November 27, 2012

Legal battle brewing over former Brunswick air station tax break

Town wants to tax Kestrel Aeroworks' holdings at Brunswick Landing; redevelopment authority asks governor to intervene

By Steve Mistler
Staff Writer

A legal fight is taking shape as the agency that is redeveloping the former Brunswick Naval Air Station seeks to exempt one of its tenants from paying property taxes.

click image to enlarge

A Kestrel Aeroworks airplane on display at The Great State of Maine Airshow, at the former Brunswick Naval Air Station, in August 2011.

Portland Press Herald file photo by Shawn Patrick Ouellette

The Midcoast Regional Redevelopment Authority has indicated that it may sue the town of Brunswick to recoup $116,700 in taxes that the authority has paid for Kestrel Aeroworks, an aviation company that employs 35 people.

The authority also has approached Gov. Paul LePage's administration about proposing legislation to ensure that Kestrel will be tax-exempt.

The tax issue is the latest disagreement between the redevelopment authority and the town as it seeks greater involvement in the future of the 3,300-acre base, now called Brunswick Landing.

Steve Levesque, the authority's executive director, said Tuesday that taxing Kestrel could make Brunswick Landing less attractive to prospective aeronautical tenants and complicate the authority's effort to replace the estimated 4,800 jobs and $330 million in annual income that left the region when the Navy left last year.

But Brunswick officials say the authority promised Kestrel that it wouldn't pay taxes despite early warnings from the town that Kestrel's operations were taxable.

They also say the authority and its tenants are cutting deals that deny town officials a say in the redevelopment efforts and deprive Brunswick residents of property tax relief.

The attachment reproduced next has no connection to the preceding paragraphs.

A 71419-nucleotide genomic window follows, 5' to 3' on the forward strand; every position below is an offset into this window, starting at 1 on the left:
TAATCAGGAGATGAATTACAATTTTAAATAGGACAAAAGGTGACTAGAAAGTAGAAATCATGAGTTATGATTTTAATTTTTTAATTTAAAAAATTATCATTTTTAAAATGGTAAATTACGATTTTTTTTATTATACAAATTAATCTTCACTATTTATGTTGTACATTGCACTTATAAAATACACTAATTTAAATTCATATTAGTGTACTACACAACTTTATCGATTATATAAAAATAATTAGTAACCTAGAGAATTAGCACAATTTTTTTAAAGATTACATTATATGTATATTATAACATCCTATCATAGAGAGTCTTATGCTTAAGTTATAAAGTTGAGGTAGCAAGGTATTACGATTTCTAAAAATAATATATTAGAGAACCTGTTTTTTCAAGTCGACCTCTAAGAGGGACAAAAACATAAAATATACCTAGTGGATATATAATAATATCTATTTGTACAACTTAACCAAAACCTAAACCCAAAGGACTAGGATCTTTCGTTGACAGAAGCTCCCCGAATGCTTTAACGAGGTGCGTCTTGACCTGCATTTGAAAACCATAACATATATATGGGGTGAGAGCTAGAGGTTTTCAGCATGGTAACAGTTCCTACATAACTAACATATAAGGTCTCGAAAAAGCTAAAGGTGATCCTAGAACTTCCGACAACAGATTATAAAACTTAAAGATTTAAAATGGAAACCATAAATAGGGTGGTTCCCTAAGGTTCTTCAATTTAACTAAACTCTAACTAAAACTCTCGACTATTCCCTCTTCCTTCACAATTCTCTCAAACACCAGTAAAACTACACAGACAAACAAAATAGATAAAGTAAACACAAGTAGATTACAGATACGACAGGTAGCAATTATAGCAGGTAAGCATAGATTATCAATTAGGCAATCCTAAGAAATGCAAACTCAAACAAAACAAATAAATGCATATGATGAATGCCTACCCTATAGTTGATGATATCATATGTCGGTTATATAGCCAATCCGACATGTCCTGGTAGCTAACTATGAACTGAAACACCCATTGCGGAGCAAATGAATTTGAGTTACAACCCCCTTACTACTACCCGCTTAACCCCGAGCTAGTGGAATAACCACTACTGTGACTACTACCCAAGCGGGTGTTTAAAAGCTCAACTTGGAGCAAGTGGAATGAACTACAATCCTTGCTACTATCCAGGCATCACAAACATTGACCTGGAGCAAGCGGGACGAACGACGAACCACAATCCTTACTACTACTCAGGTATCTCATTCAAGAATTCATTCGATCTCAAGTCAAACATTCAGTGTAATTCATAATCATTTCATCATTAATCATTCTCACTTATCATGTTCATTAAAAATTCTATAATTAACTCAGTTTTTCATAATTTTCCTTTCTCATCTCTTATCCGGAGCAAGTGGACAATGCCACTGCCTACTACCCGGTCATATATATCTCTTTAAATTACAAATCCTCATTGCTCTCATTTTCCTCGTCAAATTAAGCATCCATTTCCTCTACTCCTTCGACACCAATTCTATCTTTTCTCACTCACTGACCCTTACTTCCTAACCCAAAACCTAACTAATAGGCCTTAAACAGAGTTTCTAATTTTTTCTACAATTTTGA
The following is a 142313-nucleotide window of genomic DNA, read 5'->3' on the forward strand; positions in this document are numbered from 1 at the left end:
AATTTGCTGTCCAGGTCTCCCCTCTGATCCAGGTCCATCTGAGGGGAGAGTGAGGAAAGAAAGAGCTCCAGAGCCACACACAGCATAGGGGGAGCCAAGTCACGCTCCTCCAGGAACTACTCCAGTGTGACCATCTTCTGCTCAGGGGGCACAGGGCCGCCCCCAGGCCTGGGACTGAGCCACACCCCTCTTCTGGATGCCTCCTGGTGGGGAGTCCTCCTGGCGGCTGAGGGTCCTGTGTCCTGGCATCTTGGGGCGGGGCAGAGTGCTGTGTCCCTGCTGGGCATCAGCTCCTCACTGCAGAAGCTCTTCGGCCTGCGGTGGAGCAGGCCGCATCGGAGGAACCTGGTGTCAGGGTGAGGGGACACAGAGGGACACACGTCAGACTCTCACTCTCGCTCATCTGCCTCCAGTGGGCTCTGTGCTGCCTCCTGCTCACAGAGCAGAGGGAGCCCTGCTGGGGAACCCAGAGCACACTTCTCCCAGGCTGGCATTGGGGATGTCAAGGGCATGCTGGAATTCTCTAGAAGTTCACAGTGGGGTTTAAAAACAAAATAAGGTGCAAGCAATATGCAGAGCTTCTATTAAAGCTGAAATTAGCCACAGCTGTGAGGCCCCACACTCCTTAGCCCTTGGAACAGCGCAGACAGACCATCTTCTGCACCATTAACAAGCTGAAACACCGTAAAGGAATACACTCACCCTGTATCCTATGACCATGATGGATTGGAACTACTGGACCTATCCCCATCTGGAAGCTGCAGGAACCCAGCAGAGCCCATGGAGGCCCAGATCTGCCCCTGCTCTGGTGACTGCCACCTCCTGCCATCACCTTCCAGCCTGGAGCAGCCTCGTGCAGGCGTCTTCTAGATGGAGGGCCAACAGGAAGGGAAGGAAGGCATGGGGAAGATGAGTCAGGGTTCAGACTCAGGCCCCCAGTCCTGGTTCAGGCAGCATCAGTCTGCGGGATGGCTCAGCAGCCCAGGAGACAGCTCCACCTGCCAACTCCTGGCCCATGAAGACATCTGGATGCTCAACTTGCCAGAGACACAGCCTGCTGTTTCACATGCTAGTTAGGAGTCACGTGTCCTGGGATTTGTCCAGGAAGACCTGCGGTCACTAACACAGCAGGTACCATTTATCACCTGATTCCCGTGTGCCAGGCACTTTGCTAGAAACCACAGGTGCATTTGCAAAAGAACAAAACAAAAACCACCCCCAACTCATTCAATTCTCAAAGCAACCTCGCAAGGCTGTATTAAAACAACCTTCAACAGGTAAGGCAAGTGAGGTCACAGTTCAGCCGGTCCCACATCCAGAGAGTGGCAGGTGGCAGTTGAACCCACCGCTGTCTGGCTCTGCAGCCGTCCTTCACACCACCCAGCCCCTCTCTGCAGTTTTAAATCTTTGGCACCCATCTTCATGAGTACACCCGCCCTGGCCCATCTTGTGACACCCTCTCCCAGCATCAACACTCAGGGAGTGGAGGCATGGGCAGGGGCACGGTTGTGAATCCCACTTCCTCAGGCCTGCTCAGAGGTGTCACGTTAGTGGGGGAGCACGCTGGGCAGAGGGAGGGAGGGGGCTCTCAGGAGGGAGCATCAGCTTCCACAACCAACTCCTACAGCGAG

"I think MRRA may have represented to Kestrel, and may be representing to other businesses, what their tax status is without checking with us," said Ben Tucker, vice chairman of the Brunswick Town Council. "And that may explain why MRRA is now paying Kestrel's taxes."

Kestrel Aeroworks is among the redevelopment authority's 21 tenants at the former Navy base. In January, the startup aircraft manufacturer moved most of its operations -- including its highly touted but prospective 600 manufacturing jobs -- to Wisconsin after securing a financing deal that trumped Maine's offer.

The company still employs about 35 people in Brunswick through a 20-year lease with the redevelopment authority, which receives about $85,000 a year in rent from Kestrel.

Town records show that the first half of Kestrel's tax bill came due Oct. 15. The authority paid the taxes, but it's now taking steps to get its money back and ensure that Kestrel is tax-exempt.

Memos between the authority's legal counsel and the town's attorney have set the stage for a court battle.

Levesque said the authority has not decided to sue Brunswick, and its 11-member board has not authorized him to do so.

"It's one of the options we're looking at it," he said.

Brunswick Town Manager Gary Brown said Tuesday that Levesque indicated in September, after the tax bills for real estate and personal property were issued, that a lawsuit may be filed.

But, he said, Levesque shouldn't be surprised by the town's position.

He said he informed Levesque by email in June 2010, well before Kestrel's deal was signed, that Brunswick planned to tax the operation.

"The other thing that bears some scrutiny here is that MRRA appears to have made financial obligations to Kestrel without ever telling them about the town's position," Brown said.

Levesque said he didn't recall that email but the authority's position has been made clear to the town all along.

Kate Dougherty, a spokeswoman for Kestrel, said the company supports the position of the redevelopment authority.

"As far as we're concerned, it's a matter of being competitive, not just in the region but all of Maine," she said.

Asked whether Kestrel would leave Brunswick if it had to pay taxes, Dougherty said, "I wouldn't venture to go there."

"We don't believe in making decisions based on theoretical or future outcomes," she said. "When something happens, we act and do so quickly."

(Continued on page 2)

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